- "Those who do not understand, when they hear are like the deaf."
- "What sense or thought do they have? They follow the popular singers, and they take the crowd as their teacher."
Plato's Forms and the Western Tradition of Natural Law
One of Plato's most important contributions to Western thought was his conception of Forms (ideai, eide). Plato saw ultimate reality composed of two distinct "worlds," dimensions of being. The world of physical objects in space and time is known through sense perception and ordinary thought. Apart from this is the nonphysical, nonspatial, nontemporal, universal, eternal metaphysical 13 world of Forms known only through philosophic reflection.
To explain what he meant by Forms, Plato referred to such entities as "triangle," "justice," "beauty," and "the good." "Triangle," for example, is that metaphysical entity which is known by a geometrician when he examines physical triangles drawn in chalk or ink or referred to in ordinary thought as "a plane figure enclosed by three straight lines."
Physical triangles are representations on blackboards and pieces of paper that are never perfect planes; our chalk or ink lines have some depth, while the Form, "triangle," exists on a plane without elevations or depressions. So while a physical triangle is never identical to the Form "triangle," it does have some resemblance and can help us reflect on it. The Form "triangle" is universal and metaphysical, not just a physical entity at a particular time and place.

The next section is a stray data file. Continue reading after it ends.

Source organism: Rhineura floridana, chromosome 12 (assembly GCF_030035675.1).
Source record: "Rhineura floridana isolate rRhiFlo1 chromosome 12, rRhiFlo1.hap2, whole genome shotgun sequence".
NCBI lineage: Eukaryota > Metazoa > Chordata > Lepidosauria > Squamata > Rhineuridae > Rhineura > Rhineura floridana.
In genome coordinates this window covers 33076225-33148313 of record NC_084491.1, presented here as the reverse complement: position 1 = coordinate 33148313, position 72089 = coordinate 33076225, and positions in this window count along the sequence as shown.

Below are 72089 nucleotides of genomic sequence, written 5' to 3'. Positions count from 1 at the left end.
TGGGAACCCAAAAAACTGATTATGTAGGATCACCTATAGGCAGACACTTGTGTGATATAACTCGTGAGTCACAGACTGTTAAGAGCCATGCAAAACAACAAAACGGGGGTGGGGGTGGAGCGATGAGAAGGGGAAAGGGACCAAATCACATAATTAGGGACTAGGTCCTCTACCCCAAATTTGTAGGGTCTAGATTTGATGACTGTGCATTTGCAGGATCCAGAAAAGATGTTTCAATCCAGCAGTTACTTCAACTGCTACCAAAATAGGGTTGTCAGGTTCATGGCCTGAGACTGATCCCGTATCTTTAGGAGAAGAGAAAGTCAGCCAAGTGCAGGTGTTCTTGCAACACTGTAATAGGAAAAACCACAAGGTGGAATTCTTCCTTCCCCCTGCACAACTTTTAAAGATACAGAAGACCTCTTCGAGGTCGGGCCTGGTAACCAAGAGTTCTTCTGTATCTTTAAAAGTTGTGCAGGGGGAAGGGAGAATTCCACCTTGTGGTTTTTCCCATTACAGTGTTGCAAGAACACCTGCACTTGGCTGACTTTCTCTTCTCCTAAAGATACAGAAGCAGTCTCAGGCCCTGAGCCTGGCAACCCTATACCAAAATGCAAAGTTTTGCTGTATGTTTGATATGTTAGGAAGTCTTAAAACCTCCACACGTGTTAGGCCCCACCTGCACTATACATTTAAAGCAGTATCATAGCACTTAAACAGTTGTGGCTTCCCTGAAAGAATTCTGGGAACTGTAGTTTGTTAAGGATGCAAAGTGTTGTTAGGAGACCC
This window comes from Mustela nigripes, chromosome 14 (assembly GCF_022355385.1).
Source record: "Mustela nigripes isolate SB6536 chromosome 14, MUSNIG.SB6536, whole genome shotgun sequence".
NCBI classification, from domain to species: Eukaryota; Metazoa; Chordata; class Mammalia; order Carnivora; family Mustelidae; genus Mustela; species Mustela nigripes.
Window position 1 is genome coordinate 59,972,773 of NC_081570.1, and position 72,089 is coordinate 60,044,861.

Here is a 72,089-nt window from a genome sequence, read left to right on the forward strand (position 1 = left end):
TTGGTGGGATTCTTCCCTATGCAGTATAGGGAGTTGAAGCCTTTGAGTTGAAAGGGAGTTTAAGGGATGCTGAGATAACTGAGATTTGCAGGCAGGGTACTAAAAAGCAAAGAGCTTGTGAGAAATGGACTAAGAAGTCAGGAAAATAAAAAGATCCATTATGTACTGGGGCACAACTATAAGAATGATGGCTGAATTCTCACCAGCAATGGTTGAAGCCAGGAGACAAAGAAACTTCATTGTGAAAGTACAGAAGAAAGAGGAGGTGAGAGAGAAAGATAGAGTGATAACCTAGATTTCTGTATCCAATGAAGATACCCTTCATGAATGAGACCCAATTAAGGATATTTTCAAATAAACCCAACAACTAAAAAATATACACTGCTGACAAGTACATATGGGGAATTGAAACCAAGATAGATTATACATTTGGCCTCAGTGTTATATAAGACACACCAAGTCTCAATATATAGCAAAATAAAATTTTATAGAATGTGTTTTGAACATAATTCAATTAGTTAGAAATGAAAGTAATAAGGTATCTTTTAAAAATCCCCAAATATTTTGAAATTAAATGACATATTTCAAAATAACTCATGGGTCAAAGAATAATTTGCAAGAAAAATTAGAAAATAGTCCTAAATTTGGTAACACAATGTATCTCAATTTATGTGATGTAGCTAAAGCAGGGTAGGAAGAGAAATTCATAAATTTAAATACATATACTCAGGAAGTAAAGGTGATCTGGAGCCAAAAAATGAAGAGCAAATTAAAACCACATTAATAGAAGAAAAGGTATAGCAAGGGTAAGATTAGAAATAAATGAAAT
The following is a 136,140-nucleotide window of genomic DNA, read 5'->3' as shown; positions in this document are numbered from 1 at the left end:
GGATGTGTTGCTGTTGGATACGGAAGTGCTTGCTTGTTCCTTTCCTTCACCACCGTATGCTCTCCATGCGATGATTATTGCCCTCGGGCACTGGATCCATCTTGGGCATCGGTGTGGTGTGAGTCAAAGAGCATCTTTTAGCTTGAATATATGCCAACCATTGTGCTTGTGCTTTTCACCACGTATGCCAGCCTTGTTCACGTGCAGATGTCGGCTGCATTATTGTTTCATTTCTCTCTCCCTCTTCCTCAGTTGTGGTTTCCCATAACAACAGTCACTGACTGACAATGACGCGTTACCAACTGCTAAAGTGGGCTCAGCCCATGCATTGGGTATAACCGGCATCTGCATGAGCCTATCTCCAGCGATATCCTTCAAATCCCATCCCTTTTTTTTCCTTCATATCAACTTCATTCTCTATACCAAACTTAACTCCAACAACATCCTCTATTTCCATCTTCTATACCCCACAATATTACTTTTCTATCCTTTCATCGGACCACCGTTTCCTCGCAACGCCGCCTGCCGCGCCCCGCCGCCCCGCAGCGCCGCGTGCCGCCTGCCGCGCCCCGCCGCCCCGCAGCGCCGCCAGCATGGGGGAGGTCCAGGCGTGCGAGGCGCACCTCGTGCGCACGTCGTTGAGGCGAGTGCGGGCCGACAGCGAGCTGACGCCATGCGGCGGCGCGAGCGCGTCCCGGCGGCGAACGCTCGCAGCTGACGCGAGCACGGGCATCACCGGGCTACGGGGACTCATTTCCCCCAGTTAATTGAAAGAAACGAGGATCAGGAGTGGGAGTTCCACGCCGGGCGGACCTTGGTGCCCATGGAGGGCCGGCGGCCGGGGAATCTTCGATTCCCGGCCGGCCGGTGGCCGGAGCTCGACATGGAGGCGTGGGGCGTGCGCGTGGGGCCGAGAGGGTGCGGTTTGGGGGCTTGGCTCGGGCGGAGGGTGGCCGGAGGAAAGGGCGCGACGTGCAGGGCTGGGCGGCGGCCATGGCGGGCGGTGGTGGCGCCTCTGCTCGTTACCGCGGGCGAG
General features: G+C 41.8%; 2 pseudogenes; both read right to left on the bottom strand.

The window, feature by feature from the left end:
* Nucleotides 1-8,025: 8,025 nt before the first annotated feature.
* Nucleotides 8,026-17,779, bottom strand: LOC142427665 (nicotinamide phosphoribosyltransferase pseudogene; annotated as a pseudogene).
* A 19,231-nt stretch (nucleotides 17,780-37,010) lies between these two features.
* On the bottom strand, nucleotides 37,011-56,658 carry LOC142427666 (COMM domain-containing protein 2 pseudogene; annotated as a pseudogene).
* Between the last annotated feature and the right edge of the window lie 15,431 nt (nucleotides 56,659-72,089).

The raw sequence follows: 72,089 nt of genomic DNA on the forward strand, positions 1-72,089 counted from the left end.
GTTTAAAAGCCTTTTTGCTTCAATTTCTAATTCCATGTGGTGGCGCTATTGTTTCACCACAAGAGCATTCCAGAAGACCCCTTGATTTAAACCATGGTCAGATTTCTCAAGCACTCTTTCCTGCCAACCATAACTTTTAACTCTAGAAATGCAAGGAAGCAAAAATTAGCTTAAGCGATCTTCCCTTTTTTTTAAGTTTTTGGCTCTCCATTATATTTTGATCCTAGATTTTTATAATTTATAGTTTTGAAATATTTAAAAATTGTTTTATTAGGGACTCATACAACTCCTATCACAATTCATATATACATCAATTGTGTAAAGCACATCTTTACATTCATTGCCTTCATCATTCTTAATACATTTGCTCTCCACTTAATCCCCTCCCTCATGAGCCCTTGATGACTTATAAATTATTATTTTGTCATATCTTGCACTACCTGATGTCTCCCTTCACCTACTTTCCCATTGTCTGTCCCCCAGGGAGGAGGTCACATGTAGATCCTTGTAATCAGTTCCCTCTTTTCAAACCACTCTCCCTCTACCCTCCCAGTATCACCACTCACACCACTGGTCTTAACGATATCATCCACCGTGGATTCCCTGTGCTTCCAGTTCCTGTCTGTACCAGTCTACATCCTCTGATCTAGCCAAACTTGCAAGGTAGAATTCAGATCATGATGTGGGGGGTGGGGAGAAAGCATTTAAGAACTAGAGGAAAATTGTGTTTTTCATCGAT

Plato distinguishes between the two worlds in terms of what kind of knowledge is possible in each and what entities are used to gain this knowledge. In reference to the higher, metaphysical world, we have a Higher Self or Soul which enables us to to gain true understanding and genuine knowledge. The bodily senses and the ordinary intellect which report about the physical world, provide only belief and opinion. Plato provides further explanation in The Commonwealth.
"When its [the soul's] gaze is fixed upon an object irradiated by truth and reality, the soul gains understanding and knowledge and is manifestly in possession of intelligence. But when it looks towards that twilight world of things that come into existence and pass away, its sight is dim and it has only opinions and beliefs which shift to and fro, and now it seems like a thing that has no intelligence. . . .Plato viewed the unchanging world of Forms as constituting a system of eternal principles emanating from Absolute Good which the present world merely shadows. Hence, Plato's The Commonwealth, his ideal state, was to be lead by Philosopher-Kings who through their education were prepared "to know the Good through rational insight and embody its ideals by ruling directly over the social order."